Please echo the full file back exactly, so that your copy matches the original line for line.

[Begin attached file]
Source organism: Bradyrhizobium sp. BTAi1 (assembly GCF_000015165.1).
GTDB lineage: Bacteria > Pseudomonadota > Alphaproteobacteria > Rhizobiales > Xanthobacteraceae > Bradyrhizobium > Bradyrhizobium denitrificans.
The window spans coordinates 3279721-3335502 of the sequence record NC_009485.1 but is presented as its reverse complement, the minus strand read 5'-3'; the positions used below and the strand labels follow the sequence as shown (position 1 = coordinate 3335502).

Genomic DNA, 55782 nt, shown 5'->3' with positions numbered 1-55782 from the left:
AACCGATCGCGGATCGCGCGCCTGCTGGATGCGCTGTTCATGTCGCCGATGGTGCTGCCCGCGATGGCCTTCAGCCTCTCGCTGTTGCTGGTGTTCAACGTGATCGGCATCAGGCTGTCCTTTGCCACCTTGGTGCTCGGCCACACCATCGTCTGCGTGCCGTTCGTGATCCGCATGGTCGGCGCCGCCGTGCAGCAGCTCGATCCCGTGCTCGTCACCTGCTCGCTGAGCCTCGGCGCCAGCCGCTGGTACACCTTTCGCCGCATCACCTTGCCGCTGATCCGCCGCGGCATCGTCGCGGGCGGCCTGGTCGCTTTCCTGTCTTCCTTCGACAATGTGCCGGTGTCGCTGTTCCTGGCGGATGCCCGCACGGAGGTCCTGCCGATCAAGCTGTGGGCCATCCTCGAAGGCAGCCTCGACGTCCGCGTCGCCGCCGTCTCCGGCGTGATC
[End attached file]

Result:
Source organism: Bradyrhizobium sp. BTAi1 (assembly GCF_000015165.1).
GTDB lineage: Bacteria > Pseudomonadota > Alphaproteobacteria > Rhizobiales > Xanthobacteraceae > Bradyrhizobium > Bradyrhizobium denitrificans.
The window spans coordinates 3279721-3335502 of the sequence record NC_009485.1 but is presented as its reverse complement, the minus strand read 5'-3'; the positions used below and the strand labels follow the sequence as shown (position 1 = coordinate 3335502).

Genomic DNA, 55782 nt, shown 5'->3' with positions numbered 1-55782 from the left:
AACCGATCGCGGATCGCGCGCCTGCTGGATGCGCTGTTCATGTCGCCGATGGTGCTGCCCGCGATGGCCTTCAGCCTCTCGCTGTTGCTGGTGTTCAACGTGATCGGCATCAGGCTGTCCTTTGCCACCTTGGTGCTCGGCCACACCATCGTCTGCGTGCCGTTCGTGATCCGCATGGTCGGCGCCGCCGTGCAGCAGCTCGATCCCGTGCTCGTCACCTGCTCGCTGAGCCTCGGCGCCAGCCGCTGGTACACCTTTCGCCGCATCACCTTGCCGCTGATCCGCCGCGGCATCGTCGCGGGCGGCCTGGTCGCTTTCCTGTCTTCCTTCGACAATGTGCCGGTGTCGCTGTTCCTGGCGGATGCCCGCACGGAGGTCCTGCCGATCAAGCTGTGGGCCATCCTCGAAGGCAGCCTCGACGTCCGCGTCGCCGCCGTCTCCGGCGTGATC